Just last week, the University of Washington, School of Medicine and Pascal Biosciences, Inc. (TSX.V: PAS) announced a joint licensing agreement which hopes to receive FDA approval for a cannabinoid-based cancer treatment as early as next year. With help from CoMotion, UW’s collaborative innovation hub, to negotiate the deal between UW and Pascal, the agreement allows for research with commercial development milestones and covers ST-403 and all related compounds.
Tales of Chemo Past
Dr. Nephi Stella, professor of pharmacology and psychiatry at UW, as well as, the head of Stella Lab and founder/co-director for the Center for Cannabis Research at the university. Researching the medical application of cannabinoids for nearly two decades, Stella is particularly interested in two devastating forms of cancer, glioblastoma multiforme, and melanoma metastases, aggressive brain tumors with few effective types of treatment. Prognosis with this diagnosis is fatal, and the median survival rate is only 12 to 17 months.
According to statistics provided by the National Brain Tumor Society, the disease affects around 15,000 people each year. Unfortunately, the only FDA approved method of treatment is over 50 years old.
Oncologists previously used Temozolomide, which causes DNA damage to the affected area to treat the disease. As the only chemotherapy treatment currently approved for the tumors, it typically only extends the life of the patient by a couple of months. The problem lies in the inability of many traditional therapeutics to pass the blood-brain barrier, a task in which cannabinoids excel.
According to an interview with Science in the City, Stella stated, “[THC molecules] kill cancer cells, but they’re not very good at it.” So, Stella partnered with Dr. Philippe Diaz of the University of Montana to chemically modify the THC molecule to help it be more efficient.
The Birth of ST-403
Reportedly 300 times more effective than THC at killing cancer cells, even the National Cancer Institute reports they’re impressed with resulting compound named, ST-403. Stating “they've never seen anything like it.”
“I believe the ST-403 program has great potential to help patients diagnosed with glioblastoma, brain metastases, and other devastating cancers,” said Dr. Stella in an interview with APNews. “I’m excited to have Pascal advancing this promising program and, furthermore, I am honored to help with the future development of Pascal’s broad immune-oncology program, as I believe cannabinoid-based compounds have great potential when combined with checkpoint inhibitors.”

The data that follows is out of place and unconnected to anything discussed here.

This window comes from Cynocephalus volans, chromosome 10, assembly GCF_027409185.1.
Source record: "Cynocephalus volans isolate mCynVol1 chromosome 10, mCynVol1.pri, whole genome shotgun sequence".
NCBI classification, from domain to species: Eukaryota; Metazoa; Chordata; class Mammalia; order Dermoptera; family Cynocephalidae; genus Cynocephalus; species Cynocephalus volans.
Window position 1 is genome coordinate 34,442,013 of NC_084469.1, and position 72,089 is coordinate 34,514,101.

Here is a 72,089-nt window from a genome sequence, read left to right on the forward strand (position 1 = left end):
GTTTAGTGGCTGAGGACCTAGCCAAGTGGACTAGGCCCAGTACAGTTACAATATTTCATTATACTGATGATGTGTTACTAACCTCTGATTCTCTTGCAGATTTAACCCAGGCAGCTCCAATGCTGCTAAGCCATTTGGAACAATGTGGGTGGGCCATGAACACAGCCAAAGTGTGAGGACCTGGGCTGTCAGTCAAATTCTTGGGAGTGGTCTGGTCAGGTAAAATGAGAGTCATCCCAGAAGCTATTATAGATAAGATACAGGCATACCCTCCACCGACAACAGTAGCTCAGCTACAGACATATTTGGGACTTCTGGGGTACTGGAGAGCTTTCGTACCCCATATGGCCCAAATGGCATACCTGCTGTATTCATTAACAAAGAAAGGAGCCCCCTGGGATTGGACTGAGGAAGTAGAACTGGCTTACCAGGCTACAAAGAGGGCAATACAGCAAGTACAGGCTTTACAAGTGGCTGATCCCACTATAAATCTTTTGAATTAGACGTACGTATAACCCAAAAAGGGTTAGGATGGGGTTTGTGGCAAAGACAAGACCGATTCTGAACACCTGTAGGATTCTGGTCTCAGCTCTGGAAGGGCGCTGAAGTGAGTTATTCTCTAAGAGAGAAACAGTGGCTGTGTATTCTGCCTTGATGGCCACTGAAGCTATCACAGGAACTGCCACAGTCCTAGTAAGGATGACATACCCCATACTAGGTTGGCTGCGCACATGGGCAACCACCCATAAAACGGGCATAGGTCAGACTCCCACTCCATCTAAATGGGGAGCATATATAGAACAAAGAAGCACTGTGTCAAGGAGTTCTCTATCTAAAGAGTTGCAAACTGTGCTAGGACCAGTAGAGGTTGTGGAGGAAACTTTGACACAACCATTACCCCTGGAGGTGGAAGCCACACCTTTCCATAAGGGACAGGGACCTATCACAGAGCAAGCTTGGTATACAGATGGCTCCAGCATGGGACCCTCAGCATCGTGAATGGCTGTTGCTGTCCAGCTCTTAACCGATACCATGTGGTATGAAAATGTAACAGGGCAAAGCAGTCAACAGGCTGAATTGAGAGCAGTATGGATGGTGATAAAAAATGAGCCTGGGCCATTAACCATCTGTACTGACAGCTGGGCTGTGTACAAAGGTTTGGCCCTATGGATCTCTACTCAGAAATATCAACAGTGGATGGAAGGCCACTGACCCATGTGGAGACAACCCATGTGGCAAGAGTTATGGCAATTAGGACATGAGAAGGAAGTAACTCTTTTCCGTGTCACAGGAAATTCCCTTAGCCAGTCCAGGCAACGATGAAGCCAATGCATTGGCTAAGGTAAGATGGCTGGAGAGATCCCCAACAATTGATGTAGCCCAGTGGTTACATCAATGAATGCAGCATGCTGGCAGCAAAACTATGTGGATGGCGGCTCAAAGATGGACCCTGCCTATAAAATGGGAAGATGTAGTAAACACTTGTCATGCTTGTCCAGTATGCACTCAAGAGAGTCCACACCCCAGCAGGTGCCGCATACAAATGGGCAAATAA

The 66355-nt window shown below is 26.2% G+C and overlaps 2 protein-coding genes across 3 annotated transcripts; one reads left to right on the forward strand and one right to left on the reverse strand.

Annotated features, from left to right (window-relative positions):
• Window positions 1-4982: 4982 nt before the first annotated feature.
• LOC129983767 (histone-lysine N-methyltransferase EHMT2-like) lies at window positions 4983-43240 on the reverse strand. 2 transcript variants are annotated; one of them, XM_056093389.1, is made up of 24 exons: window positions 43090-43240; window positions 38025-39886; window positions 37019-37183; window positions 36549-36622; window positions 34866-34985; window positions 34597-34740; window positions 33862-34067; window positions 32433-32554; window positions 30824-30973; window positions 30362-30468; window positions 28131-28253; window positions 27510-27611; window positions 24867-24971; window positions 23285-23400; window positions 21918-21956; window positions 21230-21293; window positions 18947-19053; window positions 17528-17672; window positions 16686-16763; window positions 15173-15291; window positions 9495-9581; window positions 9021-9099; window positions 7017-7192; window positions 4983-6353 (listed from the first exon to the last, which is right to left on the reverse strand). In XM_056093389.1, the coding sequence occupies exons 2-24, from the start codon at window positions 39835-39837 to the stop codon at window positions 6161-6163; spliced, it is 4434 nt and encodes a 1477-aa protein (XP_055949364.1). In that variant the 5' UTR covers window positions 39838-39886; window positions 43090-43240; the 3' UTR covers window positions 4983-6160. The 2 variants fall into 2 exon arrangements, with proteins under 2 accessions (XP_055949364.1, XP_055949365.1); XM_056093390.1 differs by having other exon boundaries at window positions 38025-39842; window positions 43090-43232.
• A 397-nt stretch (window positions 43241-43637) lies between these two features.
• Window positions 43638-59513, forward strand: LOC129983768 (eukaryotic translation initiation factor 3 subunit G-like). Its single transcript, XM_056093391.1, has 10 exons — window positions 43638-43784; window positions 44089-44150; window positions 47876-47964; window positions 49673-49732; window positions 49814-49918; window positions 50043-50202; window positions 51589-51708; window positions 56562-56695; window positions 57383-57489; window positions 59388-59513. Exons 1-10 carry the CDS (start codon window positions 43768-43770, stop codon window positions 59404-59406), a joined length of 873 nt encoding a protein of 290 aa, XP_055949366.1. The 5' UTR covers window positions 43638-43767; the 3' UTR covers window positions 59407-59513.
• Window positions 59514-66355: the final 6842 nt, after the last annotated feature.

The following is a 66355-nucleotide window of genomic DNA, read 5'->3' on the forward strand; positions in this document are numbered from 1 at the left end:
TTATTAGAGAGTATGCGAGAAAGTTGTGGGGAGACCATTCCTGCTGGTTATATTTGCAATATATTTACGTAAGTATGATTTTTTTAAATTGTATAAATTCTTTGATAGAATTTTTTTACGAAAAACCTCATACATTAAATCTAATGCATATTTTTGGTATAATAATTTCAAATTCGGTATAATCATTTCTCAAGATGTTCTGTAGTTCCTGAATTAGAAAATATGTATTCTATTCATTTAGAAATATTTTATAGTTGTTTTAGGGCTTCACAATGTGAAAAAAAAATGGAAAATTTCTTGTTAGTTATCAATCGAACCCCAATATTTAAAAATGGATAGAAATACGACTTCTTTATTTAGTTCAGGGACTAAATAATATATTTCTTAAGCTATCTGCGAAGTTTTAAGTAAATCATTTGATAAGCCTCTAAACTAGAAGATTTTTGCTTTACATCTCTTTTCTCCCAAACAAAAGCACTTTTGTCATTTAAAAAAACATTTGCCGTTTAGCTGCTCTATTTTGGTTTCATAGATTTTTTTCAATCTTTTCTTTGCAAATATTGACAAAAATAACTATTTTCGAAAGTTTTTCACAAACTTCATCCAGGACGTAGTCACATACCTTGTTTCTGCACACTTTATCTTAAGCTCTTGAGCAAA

How It Works
As a mitosis inhibitor, ST-403 blocks cell division and disrupts microtubules. Other cancer drugs exhibit a similar effect including paclitaxel and vinblastine, but these drugs do not cross the blood-brain barrier and have little positive results on these types of brain cancers. Working synergistically with other chemotherapy options, studies on mice show the ST compound can reduce tumor size, extend life, and has a significantly safer profile.
Clinical Trials Begin
Pascal Biosciences hopes to begin clinical trials on humans with ST-403 as soon as next year. In a press release, Dr. Patrick Gary, CEO of Pascal stated, “ST-403 is a very promising therapeutic candidate that is an ideal fit with our cannabinoid immune activation program that we announced in February.” He continued, “Both programs have great potential in treating cancer, and we are fortunate to have access to and support from Dr. Stella to help facilitate the advancement of this great science into meaningful therapeutics for cancer.”
About Pascal Biosciences Inc.
Pascal Biosciences, a biotechnology company, focuses on innovative approaches in cancer treatments including cannabinoid-based therapeutics and targeted therapies. Pascal Biosciences is also developing a B-cell targeted antibody for acute lymphoblastic leukemia and an antibody for calcium channels expressed by the immune system. For more information, visit www.pascalbiosciences.com.